Three ways social studies teachers use tech
Social studies lessons are becoming more engaging and interactive, thanks to a variety of classroom technology tools and resources. Here are a few examples.
OER in the classroom
Shannon Blake, an eighth grade social studies teacher at the Charleston Catholic School in Charleston, S.C., uses Net Texts (http://www.net-texts.com), a free open educational resources (OER) content management and delivery platform, to access and create information, organize it by chapter or subject, and make it available to her students.
Teachers can select existing courses or combine items from the OER library with their own resources to create new courses.
Students access courses via an iPad, Android device, or web app. Courses include videos, eBooks, audio books, and more. Once they are accessed, resources download to student devices so students can access them even without an internet connection. Students also can suggest new resources or materials, and Blake said that a few of her former students sent her relevant course materials over the summer for inclusion in future classes.
“Having resources on a tablet, as opposed to in a book, is great,” Blake said. “If something changes ..., I can update our resources and information.”
Net Texts lets students choose from among five different activities, each tailored to different learning preferences but all covering the same concept, which Blake said has helped her differentiate instruction in her classes.
QR codes boost engagement
QR codes are finding their way into social studies classrooms as a means of engaging students. QR codes are square black-and-white images that—when scanned with a smart phone, tablet, or other web-enabled device—direct users to a specified website.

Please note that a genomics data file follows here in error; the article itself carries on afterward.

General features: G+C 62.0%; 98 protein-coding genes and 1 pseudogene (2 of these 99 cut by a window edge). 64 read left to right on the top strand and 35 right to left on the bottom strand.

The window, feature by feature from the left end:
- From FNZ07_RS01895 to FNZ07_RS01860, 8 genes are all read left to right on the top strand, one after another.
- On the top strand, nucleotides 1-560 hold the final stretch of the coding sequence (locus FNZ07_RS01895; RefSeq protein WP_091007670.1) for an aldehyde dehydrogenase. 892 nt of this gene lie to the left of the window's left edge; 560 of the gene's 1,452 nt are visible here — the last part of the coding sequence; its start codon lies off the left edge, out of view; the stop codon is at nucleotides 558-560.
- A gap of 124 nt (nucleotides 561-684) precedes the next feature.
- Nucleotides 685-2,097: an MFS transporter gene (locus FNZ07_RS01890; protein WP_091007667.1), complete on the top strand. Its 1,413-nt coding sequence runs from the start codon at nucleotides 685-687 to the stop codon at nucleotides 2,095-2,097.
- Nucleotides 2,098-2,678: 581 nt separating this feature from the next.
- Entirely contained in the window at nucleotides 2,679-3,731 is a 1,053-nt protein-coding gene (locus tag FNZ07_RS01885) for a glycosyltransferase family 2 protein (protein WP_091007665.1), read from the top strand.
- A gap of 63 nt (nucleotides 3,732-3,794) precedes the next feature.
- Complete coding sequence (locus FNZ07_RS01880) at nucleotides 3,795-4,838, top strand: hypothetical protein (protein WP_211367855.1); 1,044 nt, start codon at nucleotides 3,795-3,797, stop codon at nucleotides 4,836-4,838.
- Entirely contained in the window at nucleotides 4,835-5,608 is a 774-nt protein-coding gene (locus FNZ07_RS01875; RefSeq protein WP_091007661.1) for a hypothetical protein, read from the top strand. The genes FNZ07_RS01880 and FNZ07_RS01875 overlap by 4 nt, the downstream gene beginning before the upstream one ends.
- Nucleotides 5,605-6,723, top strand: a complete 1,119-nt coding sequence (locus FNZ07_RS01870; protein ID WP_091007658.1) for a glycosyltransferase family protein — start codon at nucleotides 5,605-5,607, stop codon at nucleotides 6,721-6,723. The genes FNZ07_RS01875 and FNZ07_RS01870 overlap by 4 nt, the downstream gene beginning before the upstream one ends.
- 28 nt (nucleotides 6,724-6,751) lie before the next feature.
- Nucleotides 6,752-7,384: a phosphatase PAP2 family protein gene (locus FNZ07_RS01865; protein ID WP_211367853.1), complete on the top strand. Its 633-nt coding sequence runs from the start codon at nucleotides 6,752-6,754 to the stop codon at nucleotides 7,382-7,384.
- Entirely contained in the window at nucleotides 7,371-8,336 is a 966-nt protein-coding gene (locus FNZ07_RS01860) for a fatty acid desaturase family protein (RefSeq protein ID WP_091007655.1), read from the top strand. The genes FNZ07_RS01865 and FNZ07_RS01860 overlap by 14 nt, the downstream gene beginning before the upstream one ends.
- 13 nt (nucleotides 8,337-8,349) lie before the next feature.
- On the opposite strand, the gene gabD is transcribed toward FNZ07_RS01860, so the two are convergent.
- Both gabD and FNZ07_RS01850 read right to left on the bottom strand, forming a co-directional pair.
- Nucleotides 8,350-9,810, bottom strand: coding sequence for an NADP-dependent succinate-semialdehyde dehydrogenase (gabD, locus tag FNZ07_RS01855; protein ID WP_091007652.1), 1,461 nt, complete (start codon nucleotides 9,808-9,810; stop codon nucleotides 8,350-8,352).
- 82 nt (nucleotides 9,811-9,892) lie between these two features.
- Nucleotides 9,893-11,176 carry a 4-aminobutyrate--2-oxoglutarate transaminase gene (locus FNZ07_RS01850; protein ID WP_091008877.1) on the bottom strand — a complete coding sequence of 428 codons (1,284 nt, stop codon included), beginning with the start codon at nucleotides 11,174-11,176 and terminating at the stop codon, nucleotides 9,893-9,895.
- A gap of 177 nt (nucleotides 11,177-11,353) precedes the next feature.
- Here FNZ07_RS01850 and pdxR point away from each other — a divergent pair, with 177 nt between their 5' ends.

Amanda Fox, a sixth grade social studies teacher at STEM Academy @Bartlett in Georgia, uses visual QR codes from Visualead (http://www.visualead.com) to engage her students and make learning more interactive. Visualead lets users combine QR codes with pictures or images.
Is this the future of high school history?
The future of high school history classes might look a lot like a class being taught right now at Northville High School in Michigan, at least if Bill Gates has his way.
The Microsoft co-founder is the leading backer of a course called the Big History Project that is being developed by education experts, including a professor from the University of Michigan. The course is being tested in a growing number of school districts across the nation, including in 14 Michigan schools.
The course is breaking ground by wrapping a number of academic subjects—especially science—around a history class that intends to survey the entirety of history, all while using technology to keep the course free.
At first glance, the class meeting in a Northville High School classroom doesn't seem much different from any of the dozens of classrooms in the building. History teacher Joseph Cislo has his ninth-grade students read a handout, underlining the key points in it. He then walks them through the handout.
That's when things turn a little different. Instead of lecturing, Cislo clicks on his web browser, pulling up a website that's projected in front of the class. A couple of clicks later, and the students are watching a video featuring David Christian, an Australian university professor, sitting in a chair in front of a large window, talking about the conditions necessary for life to start on Earth.
Christian walks through three conditions necessary for life to be formed, a lecture that would be just as home in a science class as in a history class.
All the materials for the class, including the videos, are available online at www.bighistoryproject.com.
The courses focuses on eight key turning points in history, which it labels as thresholds. The thresholds are the Big Bang, Stars Light Up, New Chemical Elements, Earth and the Solar System, Life on Earth, Collective Learning, Agriculture, and the Modern Revolution.
How teachers are using technology in the social studies classroom
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